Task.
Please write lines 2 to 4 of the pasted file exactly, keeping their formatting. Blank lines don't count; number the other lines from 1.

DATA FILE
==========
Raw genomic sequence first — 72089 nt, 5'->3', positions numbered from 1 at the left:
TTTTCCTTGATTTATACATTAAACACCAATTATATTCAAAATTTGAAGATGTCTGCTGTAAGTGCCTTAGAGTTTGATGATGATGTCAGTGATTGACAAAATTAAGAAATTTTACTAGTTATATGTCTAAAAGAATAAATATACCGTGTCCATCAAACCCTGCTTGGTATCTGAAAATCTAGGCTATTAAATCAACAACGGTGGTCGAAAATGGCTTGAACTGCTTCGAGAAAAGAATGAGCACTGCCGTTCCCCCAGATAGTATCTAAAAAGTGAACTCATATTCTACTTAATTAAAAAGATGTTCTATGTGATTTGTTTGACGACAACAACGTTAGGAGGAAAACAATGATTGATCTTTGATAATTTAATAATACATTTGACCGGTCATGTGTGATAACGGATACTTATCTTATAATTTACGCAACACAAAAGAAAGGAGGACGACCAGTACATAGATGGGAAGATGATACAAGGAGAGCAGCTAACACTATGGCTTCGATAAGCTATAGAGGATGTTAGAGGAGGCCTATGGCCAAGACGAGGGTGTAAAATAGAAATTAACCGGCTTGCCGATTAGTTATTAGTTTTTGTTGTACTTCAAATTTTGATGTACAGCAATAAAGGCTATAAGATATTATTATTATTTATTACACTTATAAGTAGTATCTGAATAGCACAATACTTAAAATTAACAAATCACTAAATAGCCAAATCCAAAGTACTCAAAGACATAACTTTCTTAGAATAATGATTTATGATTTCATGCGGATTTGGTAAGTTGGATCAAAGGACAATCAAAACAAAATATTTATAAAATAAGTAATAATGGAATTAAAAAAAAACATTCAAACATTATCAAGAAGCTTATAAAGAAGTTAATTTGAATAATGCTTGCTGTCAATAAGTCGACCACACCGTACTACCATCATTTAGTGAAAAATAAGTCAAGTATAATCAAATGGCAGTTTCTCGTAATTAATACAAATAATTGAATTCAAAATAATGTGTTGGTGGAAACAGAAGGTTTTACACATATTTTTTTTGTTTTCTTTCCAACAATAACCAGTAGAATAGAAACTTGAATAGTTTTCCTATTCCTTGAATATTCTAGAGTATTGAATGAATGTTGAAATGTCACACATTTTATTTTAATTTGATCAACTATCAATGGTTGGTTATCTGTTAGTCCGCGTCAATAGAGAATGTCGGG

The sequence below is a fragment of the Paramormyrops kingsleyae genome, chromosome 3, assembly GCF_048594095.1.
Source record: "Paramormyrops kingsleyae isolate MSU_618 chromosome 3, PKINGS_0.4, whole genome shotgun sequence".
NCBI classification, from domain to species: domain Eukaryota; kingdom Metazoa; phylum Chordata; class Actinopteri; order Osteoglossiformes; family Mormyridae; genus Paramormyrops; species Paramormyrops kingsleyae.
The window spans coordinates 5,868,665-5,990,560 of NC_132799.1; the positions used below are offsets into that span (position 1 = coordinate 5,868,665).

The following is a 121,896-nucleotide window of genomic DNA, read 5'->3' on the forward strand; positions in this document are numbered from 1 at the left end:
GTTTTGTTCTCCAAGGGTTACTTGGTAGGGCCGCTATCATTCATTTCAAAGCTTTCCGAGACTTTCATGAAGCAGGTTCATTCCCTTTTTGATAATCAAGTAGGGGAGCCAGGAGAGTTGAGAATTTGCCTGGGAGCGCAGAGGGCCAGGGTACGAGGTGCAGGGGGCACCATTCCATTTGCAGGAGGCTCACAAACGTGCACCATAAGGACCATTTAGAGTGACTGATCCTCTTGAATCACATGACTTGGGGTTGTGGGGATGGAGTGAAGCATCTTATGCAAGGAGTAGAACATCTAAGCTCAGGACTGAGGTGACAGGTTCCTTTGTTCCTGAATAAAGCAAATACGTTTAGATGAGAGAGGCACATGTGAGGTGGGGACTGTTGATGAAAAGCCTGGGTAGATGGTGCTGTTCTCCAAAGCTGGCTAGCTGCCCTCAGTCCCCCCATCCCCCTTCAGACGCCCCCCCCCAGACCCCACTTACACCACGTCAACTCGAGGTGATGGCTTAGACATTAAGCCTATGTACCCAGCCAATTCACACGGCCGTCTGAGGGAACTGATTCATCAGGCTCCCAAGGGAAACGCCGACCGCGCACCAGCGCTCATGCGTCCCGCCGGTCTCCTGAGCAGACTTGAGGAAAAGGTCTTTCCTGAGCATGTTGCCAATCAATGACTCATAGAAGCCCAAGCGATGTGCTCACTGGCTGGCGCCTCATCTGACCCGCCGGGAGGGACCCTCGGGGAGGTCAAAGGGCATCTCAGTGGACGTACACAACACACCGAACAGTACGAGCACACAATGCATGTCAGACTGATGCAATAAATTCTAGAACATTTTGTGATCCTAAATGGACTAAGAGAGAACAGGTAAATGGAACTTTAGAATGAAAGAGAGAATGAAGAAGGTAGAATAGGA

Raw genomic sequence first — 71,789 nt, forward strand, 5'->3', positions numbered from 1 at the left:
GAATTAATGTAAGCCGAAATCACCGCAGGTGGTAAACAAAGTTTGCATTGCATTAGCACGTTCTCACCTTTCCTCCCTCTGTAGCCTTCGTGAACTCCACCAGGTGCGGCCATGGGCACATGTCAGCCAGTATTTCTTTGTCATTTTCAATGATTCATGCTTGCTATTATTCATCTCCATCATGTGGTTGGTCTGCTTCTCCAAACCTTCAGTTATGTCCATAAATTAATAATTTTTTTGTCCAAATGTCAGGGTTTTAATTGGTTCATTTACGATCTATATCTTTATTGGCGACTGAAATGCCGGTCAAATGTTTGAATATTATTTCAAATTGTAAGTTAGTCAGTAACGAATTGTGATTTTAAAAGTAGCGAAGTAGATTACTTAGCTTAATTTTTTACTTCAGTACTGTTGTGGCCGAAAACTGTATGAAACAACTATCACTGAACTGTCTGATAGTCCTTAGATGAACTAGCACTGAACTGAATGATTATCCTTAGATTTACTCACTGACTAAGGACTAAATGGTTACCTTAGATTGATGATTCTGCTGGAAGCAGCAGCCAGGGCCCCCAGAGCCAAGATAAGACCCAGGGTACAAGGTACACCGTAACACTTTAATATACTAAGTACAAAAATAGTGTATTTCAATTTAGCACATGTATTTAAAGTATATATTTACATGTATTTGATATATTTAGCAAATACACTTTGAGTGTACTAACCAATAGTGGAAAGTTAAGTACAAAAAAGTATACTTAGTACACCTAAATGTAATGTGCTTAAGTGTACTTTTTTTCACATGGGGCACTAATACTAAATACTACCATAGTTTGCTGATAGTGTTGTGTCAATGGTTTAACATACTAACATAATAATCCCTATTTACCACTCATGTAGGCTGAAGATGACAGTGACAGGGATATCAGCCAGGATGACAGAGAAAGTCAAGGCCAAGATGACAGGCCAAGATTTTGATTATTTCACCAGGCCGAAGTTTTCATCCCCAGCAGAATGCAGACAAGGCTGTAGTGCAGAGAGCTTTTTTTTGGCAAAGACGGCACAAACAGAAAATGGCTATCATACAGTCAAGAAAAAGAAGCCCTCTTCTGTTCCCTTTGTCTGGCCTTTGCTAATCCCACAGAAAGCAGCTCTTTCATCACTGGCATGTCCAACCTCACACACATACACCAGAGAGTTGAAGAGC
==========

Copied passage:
TTTTCCTTGATTTATACATTAAACACCAATTATATTCAAAATTTGAAGATGTCTGCTGTAAGTGCCTTAGAGTTTGATGATGATGTCAGTGATTGACAAAATTAAGAAATTTTACTAGTTATATGTCTAAAAGAATAAATATACCGTGTCCATCAAACCCTGCTTGGTATCTGAAAATCTAGGCTATTAAATCAACAACGGTGGTCGAAAATGGCTTGAACTGCTTCGAGAAAAGAATGAGCACTGCCGTTCCCCCAGATAGTATCTAAAAAGTGAACTCATATTCTACTTAATTAAAAAGATGTTCTATGTGATTTGTTTGACGACAACAACGTTAGGAGGAAAACAATGATTGATCTTTGATAATTTAATAATACATTTGACCGGTCATGTGTGATAACGGATACTTATCTTATAATTTACGCAACACAAAAGAAAGGAGGACGACCAGTACATAGATGGGAAGATGATACAAGGAGAGCAGCTAACACTATGGCTTCGATAAGCTATAGAGGATGTTAGAGGAGGCCTATGGCCAAGACGAGGGTGTAAAATAGAAATTAACCGGCTTGCCGATTAGTTATTAGTTTTTGTTGTACTTCAAATTTTGATGTACAGCAATAAAGGCTATAAGATATTATTATTATTTATTACACTTATAAGTAGTATCTGAATAGCACAATACTTAAAATTAACAAATCACTAAATAGCCAAATCCAAAGTACTCAAAGACATAACTTTCTTAGAATAATGATTTATGATTTCATGCGGATTTGGTAAGTTGGATCAAAGGACAATCAAAACAAAATATTTATAAAATAAGTAATAATGGAATTAAAAAAAAACATTCAAACATTATCAAGAAGCTTATAAAGAAGTTAATTTGAATAATGCTTGCTGTCAATAAGTCGACCACACCGTACTACCATCATTTAGTGAAAAATAAGTCAAGTATAATCAAATGGCAGTTTCTCGTAATTAATACAAATAATTGAATTCAAAATAATGTGTTGGTGGAAACAGAAGGTTTTACACATATTTTTTTTGTTTTCTTTCCAACAATAACCAGTAGAATAGAAACTTGAATAGTTTTCCTATTCCTTGAATATTCTAGAGTATTGAATGAATGTTGAAATGTCACACATTTTATTTTAATTTGATCAACTATCAATGGTTGGTTATCTGTTAGTCCGCGTCAATAGAGAATGTCGGG

The sequence below is a fragment of the Paramormyrops kingsleyae genome, chromosome 3, assembly GCF_048594095.1.
Source record: "Paramormyrops kingsleyae isolate MSU_618 chromosome 3, PKINGS_0.4, whole genome shotgun sequence".